I will deal with the issue of wages at any time that my hon. Friend likes, but I would rather make my speech in my own way. I will undertake not to interrupt him when he intervenes in the Debate. So good is the product of the labour that, while in the old days relief work only came within about 33 per cent, of the value of ordinary labour, this work on these arterial roads is re ported to be within 20 or even 10 per cent, of the normal value, and in some cases the output is equivalent to that of ordinary labour used to the work.


Pay full wages, then.


There is a period of apprenticeship for those who are not accustomed to the work, during which 75 per cent, is paid, and when the man becomes skilled at the work the full rate is paid. If a man is already accustomed to the work, the full rate is paid to him at the start. These are the regulations, and if my hon. Friends will give me any instances to the contrary I will look into them. [An HON. MEMBER: "It is the interpretation of the regulations that is wrong."] The finances are arranged by a contribution usually up to 50 per cent. During the two years, £14,000,000 worth of work has been undertaken, and on the average 25,000 men have been engaged. At the beginning of this winter 20,000 men were actually at the work. In addition to that, there have been the ordinary road repair and maintenance works, running into the enormous figure of £20,000,000. Some 20,000 men have been engaged on that work, above what would usually have been employed.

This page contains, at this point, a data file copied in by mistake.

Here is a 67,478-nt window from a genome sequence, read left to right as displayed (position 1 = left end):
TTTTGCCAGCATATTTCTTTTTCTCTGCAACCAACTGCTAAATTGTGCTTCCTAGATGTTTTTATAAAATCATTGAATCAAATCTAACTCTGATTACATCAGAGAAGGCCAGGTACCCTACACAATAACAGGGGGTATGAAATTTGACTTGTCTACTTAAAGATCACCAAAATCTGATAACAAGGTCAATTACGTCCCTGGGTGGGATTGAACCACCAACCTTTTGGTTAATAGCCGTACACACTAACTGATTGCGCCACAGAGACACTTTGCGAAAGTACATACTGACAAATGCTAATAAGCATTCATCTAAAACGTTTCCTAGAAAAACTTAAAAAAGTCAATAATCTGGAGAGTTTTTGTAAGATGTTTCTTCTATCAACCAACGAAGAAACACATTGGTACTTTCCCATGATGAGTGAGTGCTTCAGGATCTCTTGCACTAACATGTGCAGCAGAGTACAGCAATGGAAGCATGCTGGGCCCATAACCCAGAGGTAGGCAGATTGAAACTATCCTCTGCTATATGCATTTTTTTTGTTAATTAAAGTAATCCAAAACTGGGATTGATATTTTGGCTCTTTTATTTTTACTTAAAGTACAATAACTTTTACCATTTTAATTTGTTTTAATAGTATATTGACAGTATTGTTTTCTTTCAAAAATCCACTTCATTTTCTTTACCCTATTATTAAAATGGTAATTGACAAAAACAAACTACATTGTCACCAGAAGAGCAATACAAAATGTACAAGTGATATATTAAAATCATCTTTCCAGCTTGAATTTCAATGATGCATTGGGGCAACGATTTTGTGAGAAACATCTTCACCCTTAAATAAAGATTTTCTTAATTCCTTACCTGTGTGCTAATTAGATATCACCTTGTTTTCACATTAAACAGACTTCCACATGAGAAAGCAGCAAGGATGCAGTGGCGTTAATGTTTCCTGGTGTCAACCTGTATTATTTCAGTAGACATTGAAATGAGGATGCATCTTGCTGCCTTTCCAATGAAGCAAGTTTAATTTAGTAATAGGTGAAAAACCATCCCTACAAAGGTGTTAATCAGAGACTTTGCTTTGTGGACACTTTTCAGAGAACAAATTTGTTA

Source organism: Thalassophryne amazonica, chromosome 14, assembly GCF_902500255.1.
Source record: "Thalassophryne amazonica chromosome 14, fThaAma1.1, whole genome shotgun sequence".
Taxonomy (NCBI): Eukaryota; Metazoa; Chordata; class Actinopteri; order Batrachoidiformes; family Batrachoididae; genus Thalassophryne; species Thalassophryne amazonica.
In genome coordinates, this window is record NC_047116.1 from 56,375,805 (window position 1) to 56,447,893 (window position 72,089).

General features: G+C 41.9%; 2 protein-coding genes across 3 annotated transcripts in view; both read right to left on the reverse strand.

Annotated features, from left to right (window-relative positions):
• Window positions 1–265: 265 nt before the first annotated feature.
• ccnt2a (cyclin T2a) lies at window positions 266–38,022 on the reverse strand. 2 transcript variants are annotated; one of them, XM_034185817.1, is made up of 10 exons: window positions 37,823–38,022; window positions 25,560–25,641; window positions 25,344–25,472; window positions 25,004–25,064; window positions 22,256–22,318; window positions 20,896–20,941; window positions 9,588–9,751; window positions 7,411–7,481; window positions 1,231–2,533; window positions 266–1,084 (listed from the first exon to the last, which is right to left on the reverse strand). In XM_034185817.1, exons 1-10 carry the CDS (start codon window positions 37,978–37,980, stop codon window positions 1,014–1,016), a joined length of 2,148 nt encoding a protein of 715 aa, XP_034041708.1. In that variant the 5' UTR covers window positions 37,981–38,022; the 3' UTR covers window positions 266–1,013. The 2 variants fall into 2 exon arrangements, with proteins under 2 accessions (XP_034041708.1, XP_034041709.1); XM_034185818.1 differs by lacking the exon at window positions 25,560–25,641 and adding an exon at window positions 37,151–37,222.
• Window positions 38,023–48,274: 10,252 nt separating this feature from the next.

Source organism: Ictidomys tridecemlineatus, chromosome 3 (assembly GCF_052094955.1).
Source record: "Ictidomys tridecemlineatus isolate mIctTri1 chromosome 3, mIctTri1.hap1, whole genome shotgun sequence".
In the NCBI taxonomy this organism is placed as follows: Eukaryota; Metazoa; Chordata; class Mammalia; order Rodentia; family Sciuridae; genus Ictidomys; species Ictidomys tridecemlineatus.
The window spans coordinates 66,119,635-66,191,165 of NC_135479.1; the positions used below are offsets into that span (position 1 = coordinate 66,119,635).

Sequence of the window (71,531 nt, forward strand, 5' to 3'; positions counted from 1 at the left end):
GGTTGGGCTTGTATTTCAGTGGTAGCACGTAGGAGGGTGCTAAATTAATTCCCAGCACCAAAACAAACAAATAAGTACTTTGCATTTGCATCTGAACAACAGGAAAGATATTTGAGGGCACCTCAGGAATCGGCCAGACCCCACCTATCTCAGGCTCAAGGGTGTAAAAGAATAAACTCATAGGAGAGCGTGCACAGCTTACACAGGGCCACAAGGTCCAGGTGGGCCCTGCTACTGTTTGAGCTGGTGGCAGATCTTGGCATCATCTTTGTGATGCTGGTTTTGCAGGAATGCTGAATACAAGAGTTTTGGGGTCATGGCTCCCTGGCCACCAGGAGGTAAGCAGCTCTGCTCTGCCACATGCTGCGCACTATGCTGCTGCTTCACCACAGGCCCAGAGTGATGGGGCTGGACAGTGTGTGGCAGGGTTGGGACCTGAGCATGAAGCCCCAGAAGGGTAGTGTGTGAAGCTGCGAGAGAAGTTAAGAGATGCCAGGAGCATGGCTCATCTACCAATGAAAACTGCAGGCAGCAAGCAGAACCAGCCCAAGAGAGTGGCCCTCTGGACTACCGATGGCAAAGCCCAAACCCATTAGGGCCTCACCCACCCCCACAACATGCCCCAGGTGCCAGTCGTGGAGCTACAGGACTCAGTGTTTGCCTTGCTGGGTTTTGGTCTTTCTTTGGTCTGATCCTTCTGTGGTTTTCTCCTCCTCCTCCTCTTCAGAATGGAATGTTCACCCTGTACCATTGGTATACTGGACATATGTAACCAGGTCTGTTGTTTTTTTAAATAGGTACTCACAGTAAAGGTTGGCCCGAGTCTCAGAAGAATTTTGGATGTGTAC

Let me take other Government Departments. First the Ministry of Agriculture. The right hon. Gentleman in his speech referred to afforestation. That is naturally one of the first things that occurs to everybody's mind when devising relief work. Drainage, afforestation and, in this rural connection, light railways, have been pressed forward during the last two years, and a sum of something like £1,250,000 has been expended. During the worst time, at the height of the winter, something like 12,000 men have been employed. The other Departments, especially the Service Departments and the Post Office, have combined in the national effort by accelerating some work or by providing alternative work. This has represented something like £3,000,000, and 10,000 men have been employed at different times. But the great machine which has been employed for securing schemes of this character in co-operation with the local authorities has been the Unemployment Grants Committee, known as the Lord St. Davids Committee, and I should like, on behalf of the Government, to express to the Chairman (Lord St. Davids) our thanks for the great energy and business ability which he has devoted by that Committee. That Committee has worked by means of two schemes, first of all, what is known as the 60 per cent, of wages scheme, and, secondly, by assistance by way of interest where loans have been raised for local work. There are different arrangements in regard to interest according as the loan is for a revenue-producing or a non-revenue-producing scheme.